Dr. Dipesh Navsaria

Dr. Dipesh Navsaria presents at the 18th Biennial SAA Conference

Image by Libby Felts

Pediatrician Dipesh Navsaria delivered a fascinating keynote speech at the 2018 SAA Conference that revolved around what he referred to as “the world of the early brain.” He talked about many concepts that Suzuki teachers would find familiar, including the importance of early experiences during a child’s first 1000 days, the way environment shapes children’s development, and the role that parents, caregivers, and educators can play in helping children reach their full potential.

Dr. Navsaria admitted at the beginning of his presentation that he himself does not have any musical training. Instead, his expertise comes from decades of clinical practice delivering medical care to children and families (as well as a master’s degree in children’s librarianship and two children of his own). He made a powerful case that Suzuki teachers have a unique opportunity to contribute to the lives of infants, children, and families.

I wanted to highlight and share several statements from the keynote address where I saw a clear intersection between neuroscience, child health, and Suzuki pedagogy. The following are my top five “take home messages” from Dr. Navsaria’s talk for teaching colleagues, parents, and fellow scientists.

1. “Brains are built over time”

Children are learning and growing at an astonishing rate in infancy and childhood – some scientists estimate infants are building as many as 700 neural connections per second. Teachers and parents should note that this is happening long before children arrive at the doorstep of formal education between the ages of three and five! Shinichi Suzuki said that ability development begins at age zero, and certainly neuroscientific data suggest that some opportunity has been lost if we wait until the age of five, much less 10 or 25, to think about learning new skills. Of course, we continue to learn new things throughout adolescence and adulthood, but synaptic and cellular plasticity are highest early in life. Dr. Navsaria argued that taking advantage of this early plasticity to build the “brain infrastructure” of children in our communities is just as important as building bridges, roads, or airports.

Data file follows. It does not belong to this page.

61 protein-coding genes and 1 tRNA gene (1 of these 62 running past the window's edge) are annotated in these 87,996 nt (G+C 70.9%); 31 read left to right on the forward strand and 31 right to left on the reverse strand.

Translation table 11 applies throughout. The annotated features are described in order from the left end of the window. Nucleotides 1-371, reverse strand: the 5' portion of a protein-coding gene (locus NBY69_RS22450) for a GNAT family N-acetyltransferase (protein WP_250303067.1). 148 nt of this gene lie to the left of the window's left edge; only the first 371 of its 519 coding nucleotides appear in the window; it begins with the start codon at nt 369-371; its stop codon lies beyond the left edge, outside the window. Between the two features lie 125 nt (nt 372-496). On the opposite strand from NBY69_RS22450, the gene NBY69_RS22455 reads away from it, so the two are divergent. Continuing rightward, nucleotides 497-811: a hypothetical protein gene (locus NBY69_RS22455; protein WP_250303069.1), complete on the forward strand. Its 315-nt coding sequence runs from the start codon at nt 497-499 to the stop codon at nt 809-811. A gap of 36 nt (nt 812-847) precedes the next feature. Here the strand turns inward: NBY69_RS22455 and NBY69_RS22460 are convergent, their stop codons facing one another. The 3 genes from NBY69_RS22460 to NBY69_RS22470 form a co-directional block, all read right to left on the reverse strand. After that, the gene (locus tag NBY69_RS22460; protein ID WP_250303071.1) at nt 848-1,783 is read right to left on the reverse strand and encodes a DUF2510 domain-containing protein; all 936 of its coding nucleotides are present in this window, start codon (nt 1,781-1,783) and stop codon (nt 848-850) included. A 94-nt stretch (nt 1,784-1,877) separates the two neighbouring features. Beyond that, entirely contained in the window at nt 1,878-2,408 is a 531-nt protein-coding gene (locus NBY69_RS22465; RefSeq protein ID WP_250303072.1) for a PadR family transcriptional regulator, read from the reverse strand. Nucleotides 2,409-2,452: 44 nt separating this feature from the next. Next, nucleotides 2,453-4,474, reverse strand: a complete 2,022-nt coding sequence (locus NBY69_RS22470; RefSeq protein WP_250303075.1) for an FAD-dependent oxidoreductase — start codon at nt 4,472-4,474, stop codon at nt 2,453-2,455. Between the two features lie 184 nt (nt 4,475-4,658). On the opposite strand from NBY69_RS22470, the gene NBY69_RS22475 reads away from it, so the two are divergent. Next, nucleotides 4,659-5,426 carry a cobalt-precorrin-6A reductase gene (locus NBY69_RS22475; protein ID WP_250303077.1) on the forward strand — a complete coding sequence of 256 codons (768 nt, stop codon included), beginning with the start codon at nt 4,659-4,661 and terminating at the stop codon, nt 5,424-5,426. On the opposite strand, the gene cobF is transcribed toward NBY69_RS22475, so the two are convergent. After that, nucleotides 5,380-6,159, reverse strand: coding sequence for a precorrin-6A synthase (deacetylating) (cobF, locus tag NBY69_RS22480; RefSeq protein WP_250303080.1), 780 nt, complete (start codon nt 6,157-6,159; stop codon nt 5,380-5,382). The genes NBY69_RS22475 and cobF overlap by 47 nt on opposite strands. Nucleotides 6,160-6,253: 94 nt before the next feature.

2. “Play is the work of infancy”

Dr. Navsaria also pointed out that adults should never demean “the simple stuff,” because simple skills are needed to do more complex tasks. Although we are culturally conditioned to think of play as cute, silly, and inconsequential (literally, as so-called child’s play), skill building is occurring whether children are “just” playing around in a daycare or “just” singing simple nursery rhymes! To think that simple means unimportant is a profound misinterpretation of the role of play in a young child’s life. Play is how children move forward, learn, and progress in their development.

The sequential Suzuki repertoire is a thoughtful example of exactly how the mastery of progressive, simple skills can be used to scaffold ever more complex concepts and abilities. Allowing children a semi-structured chance to push the envelope and explore new skills at the edge of their current abilities (what scientists call the “zone of proximal development”) lets them build confidence by using what they already know to expand their skillset.

3. “Talent is equally distributed throughout the population, but opportunity is not”